Glossary of RF Terms

Below you will find a list of terms commonly used in radio frequency (RF) product manufacturing.

The reduction of RF power through a device, usually measured in decibels (dB), and given mathematically by Attenuation (dB) = 10 log (Pout/Pin).
Band Reject (Notch) Filter:
A filter that rejects one band of frequencies and passes both higher and lower frequencies.
Bandpass Filter:
A filter that passes one band of frequencies and rejects both higher and lower frequencies.
The width of the passband of a bandpass filter. This is usually expressed as the frequency difference between lower and upper relative 3dB points.
Center Frequency (Fc):
A measure of a central frequency between the upper and lower cutoff frequencies, usually taken as 3dB relative attenuation - an important parameter of bandpass and bandstop filters.
Ceramic Filter:
Filters that are designed and manufactured from ceramics that exhibit the piezoelectric effect.
Characteristic Impedance:
The characteristic impedance of a filter is usually taken as equal to L/C where L is the total series inductance in henries and C is the total shunt capacity in farads (Measured in ohms).
Cut-Off Frequency (Fco):
The upper passband edge in lowpass filters or the lower passband edge in highpass filter. Specified by relative attenuation level below the mid band insertion loss.
Decibel (dB):
A unit used to express the ratio between two power levels existing at two points. Measured as: dB = 10 LOG10 ( P1 / P2 ).
Energy losses in a filter due to resistive, dielectric or core losses.
The non-uniform, undesirable modification of signals which produce an undesirable end effect. Can be related to phase, amplitude, pulse, delay, etc.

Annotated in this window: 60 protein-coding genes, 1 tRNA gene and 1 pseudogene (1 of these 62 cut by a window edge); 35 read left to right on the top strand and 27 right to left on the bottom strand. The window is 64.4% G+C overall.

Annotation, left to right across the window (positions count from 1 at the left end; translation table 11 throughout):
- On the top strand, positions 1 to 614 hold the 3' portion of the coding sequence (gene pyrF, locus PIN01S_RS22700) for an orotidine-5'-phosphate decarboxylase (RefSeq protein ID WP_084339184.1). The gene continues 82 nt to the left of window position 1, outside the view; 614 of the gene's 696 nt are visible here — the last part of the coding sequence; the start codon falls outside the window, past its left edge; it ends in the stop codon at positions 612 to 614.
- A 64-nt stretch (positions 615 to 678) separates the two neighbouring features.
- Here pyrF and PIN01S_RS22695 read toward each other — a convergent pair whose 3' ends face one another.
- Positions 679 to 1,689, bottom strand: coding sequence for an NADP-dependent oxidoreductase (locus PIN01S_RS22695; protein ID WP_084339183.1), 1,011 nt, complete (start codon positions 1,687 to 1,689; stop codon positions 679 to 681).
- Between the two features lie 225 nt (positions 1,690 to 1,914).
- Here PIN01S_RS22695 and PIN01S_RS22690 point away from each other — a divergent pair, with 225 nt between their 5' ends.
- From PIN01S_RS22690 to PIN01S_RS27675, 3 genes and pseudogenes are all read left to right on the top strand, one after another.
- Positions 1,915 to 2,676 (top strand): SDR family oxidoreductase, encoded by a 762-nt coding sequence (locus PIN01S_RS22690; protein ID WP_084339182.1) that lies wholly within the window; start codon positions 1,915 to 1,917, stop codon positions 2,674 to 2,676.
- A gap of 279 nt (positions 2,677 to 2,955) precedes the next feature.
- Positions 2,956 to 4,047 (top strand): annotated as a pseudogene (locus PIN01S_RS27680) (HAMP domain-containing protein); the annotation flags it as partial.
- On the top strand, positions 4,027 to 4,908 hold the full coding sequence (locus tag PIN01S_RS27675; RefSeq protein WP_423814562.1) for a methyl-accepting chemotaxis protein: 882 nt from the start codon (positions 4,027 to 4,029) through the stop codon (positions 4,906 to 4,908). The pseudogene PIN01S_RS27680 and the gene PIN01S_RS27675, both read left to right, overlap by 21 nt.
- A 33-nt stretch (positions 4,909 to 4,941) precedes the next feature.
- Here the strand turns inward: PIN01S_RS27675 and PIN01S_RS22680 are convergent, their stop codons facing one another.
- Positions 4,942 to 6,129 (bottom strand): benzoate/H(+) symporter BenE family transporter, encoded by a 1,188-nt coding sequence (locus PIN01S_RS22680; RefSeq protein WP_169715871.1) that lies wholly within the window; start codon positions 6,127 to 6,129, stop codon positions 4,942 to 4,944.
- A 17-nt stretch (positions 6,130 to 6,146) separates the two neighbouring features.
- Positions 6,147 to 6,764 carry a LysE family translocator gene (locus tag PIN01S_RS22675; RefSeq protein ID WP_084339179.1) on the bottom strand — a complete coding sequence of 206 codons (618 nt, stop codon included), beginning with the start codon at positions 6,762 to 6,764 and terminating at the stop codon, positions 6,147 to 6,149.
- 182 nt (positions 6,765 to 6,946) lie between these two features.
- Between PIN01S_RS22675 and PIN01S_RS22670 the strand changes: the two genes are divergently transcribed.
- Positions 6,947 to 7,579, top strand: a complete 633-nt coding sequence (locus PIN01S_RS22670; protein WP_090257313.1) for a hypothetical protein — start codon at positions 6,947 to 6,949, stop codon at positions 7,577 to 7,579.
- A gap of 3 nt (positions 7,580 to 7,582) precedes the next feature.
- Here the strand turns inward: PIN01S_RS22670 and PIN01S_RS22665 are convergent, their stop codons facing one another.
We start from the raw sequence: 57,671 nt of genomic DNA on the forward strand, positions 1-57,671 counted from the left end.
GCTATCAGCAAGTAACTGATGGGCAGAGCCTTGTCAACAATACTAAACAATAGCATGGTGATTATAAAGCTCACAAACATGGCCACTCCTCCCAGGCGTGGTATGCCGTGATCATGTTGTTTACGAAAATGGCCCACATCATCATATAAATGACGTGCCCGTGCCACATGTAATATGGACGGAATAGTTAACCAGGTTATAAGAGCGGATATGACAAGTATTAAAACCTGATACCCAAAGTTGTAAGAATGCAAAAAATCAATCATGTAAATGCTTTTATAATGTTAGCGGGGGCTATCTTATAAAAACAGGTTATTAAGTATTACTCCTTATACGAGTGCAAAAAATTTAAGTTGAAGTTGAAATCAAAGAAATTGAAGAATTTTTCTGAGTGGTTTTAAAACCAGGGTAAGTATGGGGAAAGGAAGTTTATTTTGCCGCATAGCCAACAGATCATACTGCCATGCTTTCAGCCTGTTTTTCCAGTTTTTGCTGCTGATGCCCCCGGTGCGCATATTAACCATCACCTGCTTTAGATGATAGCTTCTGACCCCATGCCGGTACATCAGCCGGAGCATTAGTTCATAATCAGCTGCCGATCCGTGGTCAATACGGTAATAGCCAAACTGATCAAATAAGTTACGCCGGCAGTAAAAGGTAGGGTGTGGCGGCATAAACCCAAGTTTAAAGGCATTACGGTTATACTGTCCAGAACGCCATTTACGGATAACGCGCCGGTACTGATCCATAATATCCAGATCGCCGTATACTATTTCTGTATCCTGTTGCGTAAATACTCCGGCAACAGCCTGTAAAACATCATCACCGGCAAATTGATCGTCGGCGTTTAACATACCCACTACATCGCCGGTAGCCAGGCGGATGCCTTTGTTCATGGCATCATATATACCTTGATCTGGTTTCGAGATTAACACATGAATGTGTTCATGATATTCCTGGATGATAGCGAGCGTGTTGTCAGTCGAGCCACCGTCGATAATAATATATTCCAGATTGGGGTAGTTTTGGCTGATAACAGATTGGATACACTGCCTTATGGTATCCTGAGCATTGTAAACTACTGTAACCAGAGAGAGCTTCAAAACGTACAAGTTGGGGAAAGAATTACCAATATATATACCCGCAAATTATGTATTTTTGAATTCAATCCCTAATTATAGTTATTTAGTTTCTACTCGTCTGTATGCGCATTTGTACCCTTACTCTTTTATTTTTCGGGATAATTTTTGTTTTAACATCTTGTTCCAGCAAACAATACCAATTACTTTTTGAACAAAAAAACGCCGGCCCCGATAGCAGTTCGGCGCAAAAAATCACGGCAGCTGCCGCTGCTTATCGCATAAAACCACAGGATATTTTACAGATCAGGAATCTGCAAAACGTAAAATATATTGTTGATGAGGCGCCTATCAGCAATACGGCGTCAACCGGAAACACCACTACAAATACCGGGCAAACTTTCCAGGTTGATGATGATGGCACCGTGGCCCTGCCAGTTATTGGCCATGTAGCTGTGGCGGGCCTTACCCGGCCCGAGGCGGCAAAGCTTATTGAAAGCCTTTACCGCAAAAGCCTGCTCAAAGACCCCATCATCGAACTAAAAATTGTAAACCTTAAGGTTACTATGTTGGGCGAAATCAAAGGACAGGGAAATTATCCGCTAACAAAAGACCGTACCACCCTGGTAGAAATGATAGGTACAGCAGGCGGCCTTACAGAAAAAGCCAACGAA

Dynamic Range:
The range, from the minimum, which is at a level 3 dB above the amplifier's internally generated floor, to a maximum input signal level that a component can accept and amplify without distortion.
Elliptic Function:
A mathematical function used to yield the squarest possible amplitude filter response with a given number of circuit elements.
Filter Temperature Drift:
Filters have a tendency to drift with variations in temperature which is why the best filter designs utilize materials that maintain frequency drift. Exposure to cold temperature = an increase in frequency response, decrease in insertion loss.
Gain is the ratio of the power output to the power input of the amplifier in db.
Group Delay:
The group/time delay of the envelope of an amplitude modulated signal as it passes through a filter.
Highpass Filter:
A filter which passes high frequencies and rejects low frequencies.
Input Impedance:
The impedance measured at the input terminal of a filter when it is properly terminated at its output terminal.
Insertion Loss:
The loss of signal caused by a filter being inserted in a circuit. It has many different definitions and is usually measured in db.
The ratio (expressed in dB) of the power level at one port compared to the resulting power level of the output port.
Limiting Level:
This is the input power level when the output power is goes into compression and no longer becomes linear.
Linear Phase Filter:
A filter where the phase response is a linear function of frequency.
Load Impedance:
The impedance that normally must be connected to the output terminal of the filter in order to meet filter specifications. The filter will drive this load.
Lowpass Filter: